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Tennessee Court of Appeals Decides that Doctor Was Not Entitled to Summary Judgment in Medical Negligence Case – Holmes v. Christ Community Health Services, Inc.

Under Tennessee law, the plaintiff in a negligence lawsuit must prove four elements:  duty, breach of duty, causation, and damages. If the negligence action sounds in medical malpractice, the plaintiff is required to provide expert testimony as to the standard of care (duty) element. Purportedly, this is to aid the jury in determining complex issues with which they may not be familiar.

A failure to provide expert testimony usually results in the dismissal of a medical malpractice plaintiff’s claim, except in the most obvious of cases (such as a medical instrument left inside the patient’s body).

Facts of the Case

In the case of Holmes v. Christ Community Health Services, Inc., the plaintiff was a woman who fell and hurt her right shoulder in 2004. Five days after the injury, she sought medical treatment from the defendants, a physician and a community health care company. Without ordering an x-ray, the physician diagnosed the woman’s condition as bursitis and sent her home with a program of exercises. About a month later, the woman went to see an orthopedic surgeon, who ordered a CT scan that revealed a fracture dislocation in the plaintiff’s shoulder. After multiple surgeries, the woman was left with a partial physical impairment.

She filed suit in the Circuit Court for Shelby County, stating a claim for medical malpractice. The defendants moved to exclude the deposition testimony of an expert witness proffered by the injured woman, alleging that the doctor’s opinions were speculative. The trial court agreed and granted the motion, and it later granted summary judgment to the defendants.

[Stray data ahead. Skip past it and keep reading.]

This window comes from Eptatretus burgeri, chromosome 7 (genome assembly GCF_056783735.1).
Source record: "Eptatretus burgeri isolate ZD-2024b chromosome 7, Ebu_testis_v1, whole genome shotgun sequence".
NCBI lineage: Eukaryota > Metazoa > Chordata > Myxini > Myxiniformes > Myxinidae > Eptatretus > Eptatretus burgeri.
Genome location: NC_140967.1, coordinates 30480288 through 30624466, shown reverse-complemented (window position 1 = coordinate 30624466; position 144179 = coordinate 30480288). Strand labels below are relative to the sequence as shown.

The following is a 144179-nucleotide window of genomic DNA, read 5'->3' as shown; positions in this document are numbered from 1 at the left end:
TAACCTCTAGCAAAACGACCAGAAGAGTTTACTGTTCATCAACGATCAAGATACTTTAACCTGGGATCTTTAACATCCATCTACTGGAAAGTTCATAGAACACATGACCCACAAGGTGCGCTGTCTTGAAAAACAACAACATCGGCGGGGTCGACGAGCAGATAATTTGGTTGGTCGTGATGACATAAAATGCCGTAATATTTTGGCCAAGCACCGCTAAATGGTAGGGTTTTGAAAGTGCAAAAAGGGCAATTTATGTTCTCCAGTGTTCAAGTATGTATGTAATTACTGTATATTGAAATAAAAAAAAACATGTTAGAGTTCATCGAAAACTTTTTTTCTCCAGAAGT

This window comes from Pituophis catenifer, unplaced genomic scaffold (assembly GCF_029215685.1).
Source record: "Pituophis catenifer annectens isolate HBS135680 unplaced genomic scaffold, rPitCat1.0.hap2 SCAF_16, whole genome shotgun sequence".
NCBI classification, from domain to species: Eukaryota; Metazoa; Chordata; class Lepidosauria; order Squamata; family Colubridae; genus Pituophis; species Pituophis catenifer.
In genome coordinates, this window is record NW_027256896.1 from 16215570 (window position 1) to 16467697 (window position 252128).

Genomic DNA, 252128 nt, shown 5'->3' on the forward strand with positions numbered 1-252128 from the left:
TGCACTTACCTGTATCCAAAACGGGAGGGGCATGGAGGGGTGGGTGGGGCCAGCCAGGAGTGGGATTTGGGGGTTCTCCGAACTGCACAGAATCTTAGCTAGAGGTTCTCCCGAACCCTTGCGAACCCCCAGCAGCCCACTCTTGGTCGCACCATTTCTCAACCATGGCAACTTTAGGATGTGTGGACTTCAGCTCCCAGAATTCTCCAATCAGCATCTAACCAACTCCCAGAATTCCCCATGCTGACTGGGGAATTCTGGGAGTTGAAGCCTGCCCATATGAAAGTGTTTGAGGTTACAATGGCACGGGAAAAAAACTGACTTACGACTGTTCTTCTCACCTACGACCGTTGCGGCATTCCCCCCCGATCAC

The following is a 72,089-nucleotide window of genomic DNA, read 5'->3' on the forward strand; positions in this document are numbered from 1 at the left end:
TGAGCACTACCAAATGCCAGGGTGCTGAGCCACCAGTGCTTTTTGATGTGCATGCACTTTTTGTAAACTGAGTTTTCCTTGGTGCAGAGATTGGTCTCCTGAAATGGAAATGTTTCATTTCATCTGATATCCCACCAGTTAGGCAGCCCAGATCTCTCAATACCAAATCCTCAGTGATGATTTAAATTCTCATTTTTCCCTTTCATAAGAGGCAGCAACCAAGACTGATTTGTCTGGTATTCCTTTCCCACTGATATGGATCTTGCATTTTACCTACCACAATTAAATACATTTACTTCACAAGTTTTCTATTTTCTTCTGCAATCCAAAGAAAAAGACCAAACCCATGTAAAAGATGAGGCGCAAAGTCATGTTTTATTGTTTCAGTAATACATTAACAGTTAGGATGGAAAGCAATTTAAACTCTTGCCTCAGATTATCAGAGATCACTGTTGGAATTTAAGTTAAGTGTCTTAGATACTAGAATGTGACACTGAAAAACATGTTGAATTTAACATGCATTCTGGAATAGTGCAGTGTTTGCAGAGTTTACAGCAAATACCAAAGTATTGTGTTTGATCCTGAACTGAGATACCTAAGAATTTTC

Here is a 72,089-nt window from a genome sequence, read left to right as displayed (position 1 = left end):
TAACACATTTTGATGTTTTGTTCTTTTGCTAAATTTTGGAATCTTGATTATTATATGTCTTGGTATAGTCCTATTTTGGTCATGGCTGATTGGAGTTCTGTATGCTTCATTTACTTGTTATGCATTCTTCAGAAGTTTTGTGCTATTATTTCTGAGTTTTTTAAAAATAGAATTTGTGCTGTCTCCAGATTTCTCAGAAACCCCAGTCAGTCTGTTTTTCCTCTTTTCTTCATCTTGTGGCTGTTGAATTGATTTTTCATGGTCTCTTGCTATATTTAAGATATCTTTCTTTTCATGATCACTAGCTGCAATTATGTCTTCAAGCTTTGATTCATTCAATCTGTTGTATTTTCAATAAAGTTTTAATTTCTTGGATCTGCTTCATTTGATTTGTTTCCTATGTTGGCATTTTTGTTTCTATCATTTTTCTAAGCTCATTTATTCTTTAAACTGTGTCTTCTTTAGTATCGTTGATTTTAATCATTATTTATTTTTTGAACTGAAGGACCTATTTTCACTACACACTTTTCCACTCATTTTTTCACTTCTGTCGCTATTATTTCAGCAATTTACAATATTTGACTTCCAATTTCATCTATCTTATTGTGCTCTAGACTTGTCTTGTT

The Appellate Court’s Decision

On appeal, the Court of Appeals of Tennessee at Jackson vacated the trial court’s order granting summary judgment to the defendants and remanded the case to the trial court. The woman argued that the meaning of her expert’s testimony was clear:  that because of the delay in the treatment of her shoulder, she required a more extensive surgery, which ultimately resulted in an infection and a greater level of impairment. The court agreed, stating that the doctor had “testified unequivocally” that the woman’s shoulder repair would have been less extensive or maybe even unnecessary but for the delayed diagnosis.

With regard to the defendants’ argument that the doctor’s statements were vague, the court opined that any arguable issue of vagueness was “easily resolved” when one read the doctor’s statements comprehensively and in the proper context. Thus, it was an error for the trial court to exclude the doctor’s deposition testimony and to grant summary judgment to the defendants, based on the woman’s resulting lack of an expert’s testimony to support her claim for medical malpractice.

Talk to an East Tennessee Attorney Experienced in Medical Malpractice Representation

To talk about your case with a knowledgeable Knoxville medical malpractice attorney, contact the Hartsoe Law Firm, P.C., at (865) 524-5657 to schedule a free consultation. Our firm is available to assist your family with a variety of personal injury and wrongful death claims throughout East Tennessee, including medical negligence cases arising in Maryville, Alcoa, Sevierville, Kingston, and Lenoir City.

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